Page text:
Data Recovery

Diego Collado

I had heard of a software programme that retrieved erased data from the digital memory cards used in cameras and phones, memory cards that contained moments someone at some point thought were worth engraving. I thought: this is access to a lot of people with their guard down. Reviving their photographs represented access to them in the comfort of an imagined privacy, a gateway to details which would not otherwise be seen by anyone.

The decision to edit these things out of existence is a violent act. Violent in the same way that Slavoj Žižek describes love as violent – an exercise in subjectivity that asserts an indifference towards everyone else. By deleting their images, photographers were insisting the photos exist only for them, rather than allowing them to become relevant to the outside world.

So I got my hands on as many used memory cards as I could and started the recovering process. I got the first ones from a store that had some second-hand photo equipment. They weren’t really for sale, but when I said I was interested they checked the cameras for forgotten cards, and bingo, I got lucky.

At first the process was all about being a voyeur, about not knowing what to expect, what I’d see. At the same time, I acknowledged that these photographers, documenting their private lives, had certainly not expected me to be looking through their work.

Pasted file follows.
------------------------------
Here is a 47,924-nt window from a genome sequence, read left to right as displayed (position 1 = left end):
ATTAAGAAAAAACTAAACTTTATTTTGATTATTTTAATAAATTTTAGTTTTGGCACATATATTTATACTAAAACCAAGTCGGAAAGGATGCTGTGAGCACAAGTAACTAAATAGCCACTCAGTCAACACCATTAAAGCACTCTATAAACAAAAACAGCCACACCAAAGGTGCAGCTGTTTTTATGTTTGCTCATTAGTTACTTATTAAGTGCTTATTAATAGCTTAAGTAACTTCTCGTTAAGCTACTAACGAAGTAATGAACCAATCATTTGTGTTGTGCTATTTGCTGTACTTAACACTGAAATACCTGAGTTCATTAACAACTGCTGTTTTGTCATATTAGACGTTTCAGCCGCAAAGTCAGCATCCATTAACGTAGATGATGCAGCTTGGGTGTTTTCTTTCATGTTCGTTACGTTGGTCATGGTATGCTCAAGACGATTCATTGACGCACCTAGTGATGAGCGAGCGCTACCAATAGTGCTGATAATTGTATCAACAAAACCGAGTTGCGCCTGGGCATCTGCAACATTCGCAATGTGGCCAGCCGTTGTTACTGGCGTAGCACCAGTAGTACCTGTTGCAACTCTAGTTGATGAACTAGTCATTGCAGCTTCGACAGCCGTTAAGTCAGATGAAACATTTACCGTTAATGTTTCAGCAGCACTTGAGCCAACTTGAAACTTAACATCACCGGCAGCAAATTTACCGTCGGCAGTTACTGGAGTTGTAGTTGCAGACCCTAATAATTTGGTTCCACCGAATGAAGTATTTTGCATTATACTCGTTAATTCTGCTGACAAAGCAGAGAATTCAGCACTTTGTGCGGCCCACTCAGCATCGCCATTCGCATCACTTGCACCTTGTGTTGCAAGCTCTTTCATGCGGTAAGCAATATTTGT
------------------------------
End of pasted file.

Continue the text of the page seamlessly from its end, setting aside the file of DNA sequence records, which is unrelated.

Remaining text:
Then it happened. An image recovered incompletely and, inexplicably, the void was filled with patterns and colours loosely based on the rest of the image. It was visual evidence of a technological unconscious making subjective choices; the device picked a colour or pattern to fill what should have otherwise defaulted to blank space.

I think this process must mirror the way our own unconscious works: what seems like an irrational choice is really due to a set of information too complex for us to consciously understand, but which is nonetheless logical. Like a gut feeling – there’s nothing magical or emotional about it – it’s just the most efficient way for our body to express a complex bundle of data to our decision-making systems.

Then the viewer has to pour their own unconscious into interpreting these images, make them their own, allow themselves to be encouraged by the existence of a void. In making my selection, I’ve tended towards images that are most flexibly reinterpreted; those in which the informational void has replaced a crucial segment of the story being told by the image, those that demand the viewer to make an interpretative choice while experiencing it.

This particular selection of images are all from memory cards I bought on eBay – approximately six hundred of them – sold by people all over the world. They’ve generated at least a million image files, of which only a small percentage have caused errors in the recovery process, an even smaller amount of which have had errors occur in a way that results in wonder.

Nawzat Shamdin | Interview
Introduction: Fate